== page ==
Increased Retest Scores on Cognitive Tests: Learning or Memory Effects?
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Ability and knowledge tests are often used in academic and personnel settings to evaluate individuals. For numerous reasons, providing individuals the opportunity to retest is recommended by scientific and professional guidelines. Retesting consistently results in increased test scores. Despite its pervasiveness, it is unclear whether this retesting effect reflects test-specific memory effects or functions as a learning intervention that increases the underlying construct. This dissertation’s objective was to competitively investigate whether learning or memory best explains the retesting effect using a 2 (same versus alternate form retest) × 2 (corrective feedback versus no feedback) repeated measures mixed factorial experimental design. Three hundred forty participants completed ability and knowledge retests. Additionally, as potential explanatory variables for the retesting effect, participants completed measures of working memory capacity, general mental ability, and test attitudes. Participants also reported their retest interval behaviors. The results were more in accord with a memory instead of a learning explanation. Alternate retest forms attenuated the retesting effect and slowed item response times. Retest increases occurred at similar magnitudes across constructs (knowledge and ability). Greater working memory capacity facilitated retest increases only on same form retests. Ultimately, the retesting effect does not appear to result in increases in the underlying construct.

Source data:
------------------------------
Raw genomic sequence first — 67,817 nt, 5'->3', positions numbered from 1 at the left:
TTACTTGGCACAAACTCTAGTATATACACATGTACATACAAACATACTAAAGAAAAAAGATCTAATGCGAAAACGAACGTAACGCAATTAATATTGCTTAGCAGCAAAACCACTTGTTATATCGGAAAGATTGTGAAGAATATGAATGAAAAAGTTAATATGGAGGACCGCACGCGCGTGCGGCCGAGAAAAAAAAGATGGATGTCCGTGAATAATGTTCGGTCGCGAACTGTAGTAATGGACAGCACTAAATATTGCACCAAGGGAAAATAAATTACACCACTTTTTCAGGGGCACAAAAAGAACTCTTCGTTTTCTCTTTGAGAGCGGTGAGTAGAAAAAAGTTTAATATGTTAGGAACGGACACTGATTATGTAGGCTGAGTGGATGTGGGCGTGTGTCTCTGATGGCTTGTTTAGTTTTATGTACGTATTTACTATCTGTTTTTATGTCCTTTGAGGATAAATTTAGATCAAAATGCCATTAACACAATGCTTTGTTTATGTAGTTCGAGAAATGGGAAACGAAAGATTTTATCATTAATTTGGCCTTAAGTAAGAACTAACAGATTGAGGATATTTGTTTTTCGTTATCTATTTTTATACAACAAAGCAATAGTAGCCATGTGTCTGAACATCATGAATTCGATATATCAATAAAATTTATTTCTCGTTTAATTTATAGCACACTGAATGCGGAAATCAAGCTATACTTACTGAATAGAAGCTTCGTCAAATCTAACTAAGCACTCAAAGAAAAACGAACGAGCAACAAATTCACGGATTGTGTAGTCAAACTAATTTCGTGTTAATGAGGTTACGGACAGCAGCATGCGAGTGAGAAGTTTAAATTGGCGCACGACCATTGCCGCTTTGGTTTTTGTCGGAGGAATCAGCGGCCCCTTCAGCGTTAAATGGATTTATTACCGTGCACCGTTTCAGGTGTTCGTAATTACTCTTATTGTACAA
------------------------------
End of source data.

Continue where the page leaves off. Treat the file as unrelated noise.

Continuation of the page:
Naber, Andrew Michael (2015). Increased Retest Scores on Cognitive Tests: Learning or Memory Effects?. Doctoral dissertation, Texas A & M University. Available electronically from